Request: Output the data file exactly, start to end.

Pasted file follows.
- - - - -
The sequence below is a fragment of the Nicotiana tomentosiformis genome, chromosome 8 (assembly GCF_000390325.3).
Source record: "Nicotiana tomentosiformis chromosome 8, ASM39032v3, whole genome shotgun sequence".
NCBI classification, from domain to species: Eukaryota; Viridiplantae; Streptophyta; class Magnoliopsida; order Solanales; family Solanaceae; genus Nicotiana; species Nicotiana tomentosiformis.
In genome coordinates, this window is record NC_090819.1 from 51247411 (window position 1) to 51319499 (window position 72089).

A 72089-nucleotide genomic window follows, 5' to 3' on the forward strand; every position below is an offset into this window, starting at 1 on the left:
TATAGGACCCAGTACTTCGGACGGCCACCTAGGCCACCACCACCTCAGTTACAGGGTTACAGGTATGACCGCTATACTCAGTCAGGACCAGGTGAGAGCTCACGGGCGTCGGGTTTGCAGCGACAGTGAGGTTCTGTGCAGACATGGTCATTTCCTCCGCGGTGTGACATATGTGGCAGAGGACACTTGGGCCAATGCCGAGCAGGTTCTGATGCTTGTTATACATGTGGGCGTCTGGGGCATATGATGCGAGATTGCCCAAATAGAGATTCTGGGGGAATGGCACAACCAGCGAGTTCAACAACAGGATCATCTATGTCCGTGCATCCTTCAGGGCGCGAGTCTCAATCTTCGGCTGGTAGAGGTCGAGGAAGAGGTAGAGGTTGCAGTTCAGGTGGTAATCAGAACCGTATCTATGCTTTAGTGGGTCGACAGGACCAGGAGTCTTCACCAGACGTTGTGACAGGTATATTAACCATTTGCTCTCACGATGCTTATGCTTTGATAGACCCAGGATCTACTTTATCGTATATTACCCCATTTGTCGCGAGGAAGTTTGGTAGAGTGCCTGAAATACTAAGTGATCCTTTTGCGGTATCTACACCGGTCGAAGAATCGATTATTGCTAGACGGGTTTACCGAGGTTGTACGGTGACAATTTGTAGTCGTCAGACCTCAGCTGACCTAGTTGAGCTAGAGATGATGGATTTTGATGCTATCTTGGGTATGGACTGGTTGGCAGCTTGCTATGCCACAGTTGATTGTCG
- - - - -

The sequence below is a fragment of the Nicotiana tomentosiformis genome, chromosome 8 (assembly GCF_000390325.3).
Source record: "Nicotiana tomentosiformis chromosome 8, ASM39032v3, whole genome shotgun sequence".
NCBI classification, from domain to species: Eukaryota; Viridiplantae; Streptophyta; class Magnoliopsida; order Solanales; family Solanaceae; genus Nicotiana; species Nicotiana tomentosiformis.
In genome coordinates, this window is record NC_090819.1 from 51247411 (window position 1) to 51319499 (window position 72089).

A 72089-nucleotide genomic window follows, 5' to 3' on the forward strand; every position below is an offset into this window, starting at 1 on the left:
TATAGGACCCAGTACTTCGGACGGCCACCTAGGCCACCACCACCTCAGTTACAGGGTTACAGGTATGACCGCTATACTCAGTCAGGACCAGGTGAGAGCTCACGGGCGTCGGGTTTGCAGCGACAGTGAGGTTCTGTGCAGACATGGTCATTTCCTCCGCGGTGTGACATATGTGGCAGAGGACACTTGGGCCAATGCCGAGCAGGTTCTGATGCTTGTTATACATGTGGGCGTCTGGGGCATATGATGCGAGATTGCCCAAATAGAGATTCTGGGGGAATGGCACAACCAGCGAGTTCAACAACAGGATCATCTATGTCCGTGCATCCTTCAGGGCGCGAGTCTCAATCTTCGGCTGGTAGAGGTCGAGGAAGAGGTAGAGGTTGCAGTTCAGGTGGTAATCAGAACCGTATCTATGCTTTAGTGGGTCGACAGGACCAGGAGTCTTCACCAGACGTTGTGACAGGTATATTAACCATTTGCTCTCACGATGCTTATGCTTTGATAGACCCAGGATCTACTTTATCGTATATTACCCCATTTGTCGCGAGGAAGTTTGGTAGAGTGCCTGAAATACTAAGTGATCCTTTTGCGGTATCTACACCGGTCGAAGAATCGATTATTGCTAGACGGGTTTACCGAGGTTGTACGGTGACAATTTGTAGTCGTCAGACCTCAGCTGACCTAGTTGAGCTAGAGATGATGGATTTTGATGCTATCTTGGGTATGGACTGGTTGGCAGCTTGCTATGCCACAGTTGATTGTCG